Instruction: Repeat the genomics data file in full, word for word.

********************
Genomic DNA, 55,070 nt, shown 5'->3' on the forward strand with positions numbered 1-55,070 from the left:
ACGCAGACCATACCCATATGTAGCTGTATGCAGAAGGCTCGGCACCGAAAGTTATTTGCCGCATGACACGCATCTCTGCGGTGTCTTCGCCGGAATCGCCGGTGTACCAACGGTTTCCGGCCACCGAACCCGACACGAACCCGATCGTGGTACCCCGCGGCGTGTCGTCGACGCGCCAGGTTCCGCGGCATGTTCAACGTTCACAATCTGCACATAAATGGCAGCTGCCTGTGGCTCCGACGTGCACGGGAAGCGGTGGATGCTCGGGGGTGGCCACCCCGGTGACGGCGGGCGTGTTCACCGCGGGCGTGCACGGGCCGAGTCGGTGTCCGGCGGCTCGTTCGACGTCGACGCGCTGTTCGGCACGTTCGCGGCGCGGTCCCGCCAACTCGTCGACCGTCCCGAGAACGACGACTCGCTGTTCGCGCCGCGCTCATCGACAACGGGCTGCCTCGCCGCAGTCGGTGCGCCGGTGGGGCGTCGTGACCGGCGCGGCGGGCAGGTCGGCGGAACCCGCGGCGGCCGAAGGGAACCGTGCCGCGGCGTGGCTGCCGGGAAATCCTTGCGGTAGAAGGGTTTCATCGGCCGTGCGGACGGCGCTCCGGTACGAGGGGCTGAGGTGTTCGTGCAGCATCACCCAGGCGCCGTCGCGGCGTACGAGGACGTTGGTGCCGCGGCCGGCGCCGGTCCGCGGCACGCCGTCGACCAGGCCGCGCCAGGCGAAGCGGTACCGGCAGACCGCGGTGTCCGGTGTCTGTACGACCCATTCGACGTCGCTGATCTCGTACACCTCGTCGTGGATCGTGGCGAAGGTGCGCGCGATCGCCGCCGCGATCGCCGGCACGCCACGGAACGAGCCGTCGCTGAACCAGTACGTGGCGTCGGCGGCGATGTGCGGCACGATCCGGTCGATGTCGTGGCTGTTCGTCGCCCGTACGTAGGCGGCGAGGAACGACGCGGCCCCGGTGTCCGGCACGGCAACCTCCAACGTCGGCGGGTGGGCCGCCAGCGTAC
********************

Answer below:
Genomic DNA, 55,070 nt, shown 5'->3' on the forward strand with positions numbered 1-55,070 from the left:
ACGCAGACCATACCCATATGTAGCTGTATGCAGAAGGCTCGGCACCGAAAGTTATTTGCCGCATGACACGCATCTCTGCGGTGTCTTCGCCGGAATCGCCGGTGTACCAACGGTTTCCGGCCACCGAACCCGACACGAACCCGATCGTGGTACCCCGCGGCGTGTCGTCGACGCGCCAGGTTCCGCGGCATGTTCAACGTTCACAATCTGCACATAAATGGCAGCTGCCTGTGGCTCCGACGTGCACGGGAAGCGGTGGATGCTCGGGGGTGGCCACCCCGGTGACGGCGGGCGTGTTCACCGCGGGCGTGCACGGGCCGAGTCGGTGTCCGGCGGCTCGTTCGACGTCGACGCGCTGTTCGGCACGTTCGCGGCGCGGTCCCGCCAACTCGTCGACCGTCCCGAGAACGACGACTCGCTGTTCGCGCCGCGCTCATCGACAACGGGCTGCCTCGCCGCAGTCGGTGCGCCGGTGGGGCGTCGTGACCGGCGCGGCGGGCAGGTCGGCGGAACCCGCGGCGGCCGAAGGGAACCGTGCCGCGGCGTGGCTGCCGGGAAATCCTTGCGGTAGAAGGGTTTCATCGGCCGTGCGGACGGCGCTCCGGTACGAGGGGCTGAGGTGTTCGTGCAGCATCACCCAGGCGCCGTCGCGGCGTACGAGGACGTTGGTGCCGCGGCCGGCGCCGGTCCGCGGCACGCCGTCGACCAGGCCGCGCCAGGCGAAGCGGTACCGGCAGACCGCGGTGTCCGGTGTCTGTACGACCCATTCGACGTCGCTGATCTCGTACACCTCGTCGTGGATCGTGGCGAAGGTGCGCGCGATCGCCGCCGCGATCGCCGGCACGCCACGGAACGAGCCGTCGCTGAACCAGTACGTGGCGTCGGCGGCGATGTGCGGCACGATCCGGTCGATGTCGTGGCTGTTCGTCGCCCGTACGTAGGCGGCGAGGAACGACGCGGCCCCGGTGTCCGGCACGGCAACCTCCAACGTCGGCGGGTGGGCCGCCAGCGTAC